Five days before Ismaaiyl Abdullah Brinsley gunned down New York City police officers Wenjian Liu and Rafael Ramos, I received a memo and a preliminary report from the National Law Enforcement Officers Memorial Fund. This is a national organization dedicated to tracking the number of officers killed in the line of duty, promoting awareness of the dangers to law enforcement and commemorating those slain in the line of duty. The chairman, Craig W. Floyd, sounded the alarm on the sharp increase in the number of law enforcement fatalities in 2014. There was cause for alarm. The number killed had jumped to roughly 120 and this represented a nearly 25 percent increase over 2013. It reversed a trend of the past decade where the number of officers killed in the line of duty had decreased. The brutal murders of Liu and Ramos, along with a Tarpon Springs, Florida police officer less than a day after they were killed, shockingly upped that number.
Nearly every activist organization in the forefront of the protests over the police killings of Michael Brown, Eric Garner, Tamir Rice, and Ezell Ford as well as their family members, instantly issued a strong condemnation of the killings and conveyed heartfelt sympathy for the slain officers and their families. The Brown and Garner family members went further and expressed outrage at the killer's alleged Instagram rants that claimed he killed the officers in revenge for the Brown and Garner killings. They did not express condolences and denounce Brinsley to damp down the manic misguided and self-serving shout by some police groups and conservative talking heads that screamed that police violence protestors, Attorney General Eric Holder, President Obama, and New York City Mayor Bill deBlasio had the officers blood on their hands for allegedly cheering on the Brown and Garner killing protests. Nothing they could say would head off the blame game from them.
There were two larger reasons why civil rights leaders and activists instantly condemned the killings. It was certainly the right thing to do because a killing -- whether of an officer or civilian -- is still a senseless and appalling act that must be denounced. The overwhelming majority of police officers are dedicated, conscientious public servants who genuinely are committed to protecting communities from crime and violence -- black lives matter, but police lives matter too. There is the recognition that officers do face real dangers.
There also was the real fear that all it could take was the crazed act of one unhinged individual to derail the growing recognition on the part of a wide body of the public and many public officials that police violence is a major legal and public policy issue that cannot be ignored. The first steps were being taken toward opening a national dialogue between law enforcement officials, the Obama administration, the Justice Department, and many city and state officials on reforms that could be made to address the problem. They included the full authorization and use of body cameras, a grand jury system overhaul, the systematic tracking of the number of civilians killed by police officers, the appointment of independent investigators and prosecutors in officer involved shootings, and a revamp of policies and procedures on the use of and punishment of excessive force violations by officers. The real danger was that a nut act such as Brinsley's could quickly wipe that progress off the board.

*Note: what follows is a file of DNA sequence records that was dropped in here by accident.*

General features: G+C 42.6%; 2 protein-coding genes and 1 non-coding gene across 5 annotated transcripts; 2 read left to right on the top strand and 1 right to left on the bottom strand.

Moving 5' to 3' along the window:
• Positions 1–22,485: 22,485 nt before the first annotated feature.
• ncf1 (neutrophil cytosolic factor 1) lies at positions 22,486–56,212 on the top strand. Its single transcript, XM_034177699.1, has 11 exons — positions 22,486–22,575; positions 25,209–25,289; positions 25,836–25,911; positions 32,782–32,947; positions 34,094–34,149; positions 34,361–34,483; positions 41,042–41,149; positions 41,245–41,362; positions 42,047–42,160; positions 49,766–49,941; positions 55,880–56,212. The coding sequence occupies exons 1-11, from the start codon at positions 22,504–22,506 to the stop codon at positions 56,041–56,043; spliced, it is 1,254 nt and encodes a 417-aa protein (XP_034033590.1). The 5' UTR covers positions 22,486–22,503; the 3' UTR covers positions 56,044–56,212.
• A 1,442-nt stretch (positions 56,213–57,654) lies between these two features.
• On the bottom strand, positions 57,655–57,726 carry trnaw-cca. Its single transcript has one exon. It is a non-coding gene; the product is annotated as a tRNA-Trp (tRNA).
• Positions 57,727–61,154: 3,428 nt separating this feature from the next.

This wasn't all. There's the real fear that the killings could heighten tensions between police, many of whom are already edgy, and minority communities. The killings could harden the attitudes of some police officers, thicken the thin blue line into a siege mentality of us versus them. This could have deadly consequences on the streets and put even more civilians in harm's way if police officers feel that their only recourse in a conflict situation, no matter how innocuous it may seem, is to resort to deadly force. This would escalate the vicious cycle of violence and more violence as the accepted way to handle police-civilian encounters.
At times when officers have been killed in the line of duty, some police officials have recognized that danger and quietly issued memos and directives reminding officers to uphold the highest professional standards in doing their job. This was crucial because the killing of a police officer always stirs anger, outrage and fear among many officers who instantly identify with and feel the pain of a slain officer. Floyd accurately captured that feeling when he noted that the rise in the number of officers killed in 2014 by gunfire is a reminder of the need to improve officer safety and wellness.
The best and most effective way to insure officer safety is still to strengthen proactive, positive police community dialogue, outreach and engagement. The Brown and Garner families and their supporters echoed that when they took great pains to repeat that the goal of protests was never anti-police but anti-police abuse. The two are not the same. This is why the deranged act of Brinsley was theirs and our worst nightmare.
Earl Ofari Hutchinson is an author and political analyst. He is a weekly co-host of the Al Sharpton Show on American Urban Radio Network. He is the author of How Obama Governed: The Year of Crisis and Challenge. He is an associate editor of New America Media. He is host of the weekly Hutchinson Report Newsmaker Hour heard weekly on the nationally network broadcast Hutchinson Newsmaker Network.
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